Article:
[Richard Preston, 2007]

During an evening tree climb in New South Wales, “Treetop Meg” once slipped and fell off a branch; fifteen feet to the ground in free fall. She got badly bruised, but without suffering any broken bones [2]. It was time to design smart devices and structures that support safe canopy access and observation.

How did the canopy-asteroid connection arise?
Margaret Lowman has designed hot-air balloons for over 30 years.  The balloons advanced the exploration of canopy worlds, but not asteroid belts. This was the realm of planetary scientist Carolyn Shoemaker (b.  1929, Gallup, New Mexico), a leading discoverer of comets and asteroids and co-discoverer of  the to-be-named asteroid. Shoemaker, who “loves to name real estate in outer space after woman whose work I admire” [2], honored Canopy Meg by coining one of “her” asteroids Lowman,  Thus, an outer-space object got named for a woman dedicated to understand life at the delicate interface between outer space and the human landscape—at Earth's fragile and fractal arboreta branching out into the universe.

Keywords: Minor Planet Lowmanastronomy, planetary science, terminology, honoring female scientists, name giving.

References and more to explore
[1] Jet Propulsion Laboratory's Small-Body Database Browser: 10739 Lowman (1988 JB1) [].
[2] Richard Preston: The Wild Trees. Random House Trade Paperbacks, New York, 2008; pp. 53-55.
[3] The Official Web Site Of Margaret D. Lowman, Ph.D., aka: Canopy Meg [].
[4] Oxford Centre for Tropical Forest: Margaret D Lowman, Ph.D. [].

More on naming and classifying orbiting objects in planetary science:

Friday, April 3, 2015

The IUPAC color books: terminology, nomenclature and ontology in chemistry, biochemistry and materials science

Here is a brief overview—hyperlinks included—of those color books by the International Union of Pure and Applied Chemistry (IUPAC) that have accessible online versions [1-3]:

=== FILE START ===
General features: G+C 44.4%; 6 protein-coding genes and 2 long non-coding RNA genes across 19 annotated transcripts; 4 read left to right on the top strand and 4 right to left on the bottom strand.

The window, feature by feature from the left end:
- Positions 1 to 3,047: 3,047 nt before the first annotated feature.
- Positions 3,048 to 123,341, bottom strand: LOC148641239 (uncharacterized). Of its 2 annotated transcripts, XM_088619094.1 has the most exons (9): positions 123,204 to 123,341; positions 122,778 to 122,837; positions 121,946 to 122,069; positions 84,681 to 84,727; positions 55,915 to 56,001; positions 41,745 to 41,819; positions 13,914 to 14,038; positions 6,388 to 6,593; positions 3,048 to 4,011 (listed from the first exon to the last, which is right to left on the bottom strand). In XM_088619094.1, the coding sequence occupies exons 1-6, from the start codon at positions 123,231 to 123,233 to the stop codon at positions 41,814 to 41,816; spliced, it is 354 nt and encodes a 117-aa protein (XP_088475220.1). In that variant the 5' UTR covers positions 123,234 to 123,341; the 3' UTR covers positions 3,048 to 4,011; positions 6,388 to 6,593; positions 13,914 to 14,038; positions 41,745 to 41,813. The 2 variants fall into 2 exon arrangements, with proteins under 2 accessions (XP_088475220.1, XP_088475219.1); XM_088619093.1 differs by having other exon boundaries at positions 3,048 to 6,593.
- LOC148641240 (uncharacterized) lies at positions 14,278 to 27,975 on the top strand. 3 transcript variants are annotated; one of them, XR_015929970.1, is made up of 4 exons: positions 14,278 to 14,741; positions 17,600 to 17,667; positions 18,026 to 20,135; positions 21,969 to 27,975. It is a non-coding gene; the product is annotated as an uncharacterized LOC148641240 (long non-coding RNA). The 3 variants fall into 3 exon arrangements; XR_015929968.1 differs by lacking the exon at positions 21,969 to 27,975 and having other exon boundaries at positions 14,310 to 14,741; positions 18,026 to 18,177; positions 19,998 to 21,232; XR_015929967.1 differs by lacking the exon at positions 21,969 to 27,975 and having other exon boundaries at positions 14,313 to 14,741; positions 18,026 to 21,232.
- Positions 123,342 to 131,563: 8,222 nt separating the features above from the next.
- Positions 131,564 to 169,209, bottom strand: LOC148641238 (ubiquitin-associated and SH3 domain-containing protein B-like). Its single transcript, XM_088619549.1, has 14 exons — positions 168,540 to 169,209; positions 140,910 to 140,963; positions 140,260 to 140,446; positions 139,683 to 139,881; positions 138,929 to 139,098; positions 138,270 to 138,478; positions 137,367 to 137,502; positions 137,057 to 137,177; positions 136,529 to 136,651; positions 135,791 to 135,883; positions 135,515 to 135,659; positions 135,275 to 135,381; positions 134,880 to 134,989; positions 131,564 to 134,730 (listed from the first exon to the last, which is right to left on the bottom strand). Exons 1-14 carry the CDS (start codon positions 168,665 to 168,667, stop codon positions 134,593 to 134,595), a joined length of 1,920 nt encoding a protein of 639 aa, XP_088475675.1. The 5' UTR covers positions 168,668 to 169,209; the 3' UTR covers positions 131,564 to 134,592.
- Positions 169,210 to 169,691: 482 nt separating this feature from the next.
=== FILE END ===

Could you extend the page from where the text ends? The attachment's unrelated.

The interactive Gold Book at, and the PDF version Compendium of Chemical Terminology at It is not named for the color or chemical element gold, but to honor the chemist Victor Gold (1922-1985), who initiated its first edition [4,5].

The Green Book: Quantities, Units and Symbols in Physical Chemistry []

The Blue Book: Nomenclature of Organic Chemistry by Advanced Chemistry Development (ACD) []

The Purple Book: Compendium of Polymer Terminology and Nomenclature []

The Orange Book: Compendium of Analytical Nomenclature (website by David S. Moore) []

The Red Book: Nomenclature of Inorganic Chemistry []

The “White Book”: Biochemical Nomenclature and Related Documents []

The Silver Book: Clinical Chemistry is currently under revision (future status of Web availability unknown) [[project_nr]=2007-033-3-700]

Organizationally, the color code gold (in memory of Victor Gold) stands for the combined glossary. As you may have realized by reading the compendium titles, the other colors refer to sub-disciplines or branches of chemistry: green for physical, blue for organic, purple for macromolecular, orange for analytical, red for inorganic, “white” for “biochemical” and silver for clinical [6].

Mark Borkum and Jeremy Frey argue the case for Web-based, machine-accessible representations of these and other IUPAC publications to make them available for reuse by software developers [1]. Further, they urge IUPAC to take immediate measures in promoting a “cohesive vision of chemical terminology, nomenclature and ontology on the Web” by acknowledging and visionarily involving interdisciplinary chemists and software engineers:

There are many fine examples of “chemist-ware” on the Web, but their developers represent an absolutely tiny fraction of the world's chemists, who are presently unable to fully express themselves.
[Mark Borkum and Jeremy Frey, 2015]

Keyterms: cheminformatics, polymer informatics, computer science, e-science infrastructurestandardization, chemical compendia, online resources, open software architectureopen-source mantra.

[1] Mark I. Borkum and Jeremy G. Frey: What's in a Name? Quite a Lot, as it Happens! Chemistry International March-April 2015, pp. 7-9 [].
[2] IUPAC: Nomenclature and Terminology (including IUPAC color books) [].
[3] Wikipedia: IUPAC book [].
[4] W. J. Albery: Victor Gold, 29 June 1922 - 29 September 1985. Biographical Memoirs of Fellows of the Royal Society December 1987, 33, 263 ff. DOI:
[5] Hawaii Book Library: Victor Gold (Chemist) [].
[6] International Union of Pure and Applied Chemistry: Nomenclature Books [].

Monday, March 30, 2015

New Harmony—a small southwestern Indiana town first named Harmonie—considered the birthplace of North American geology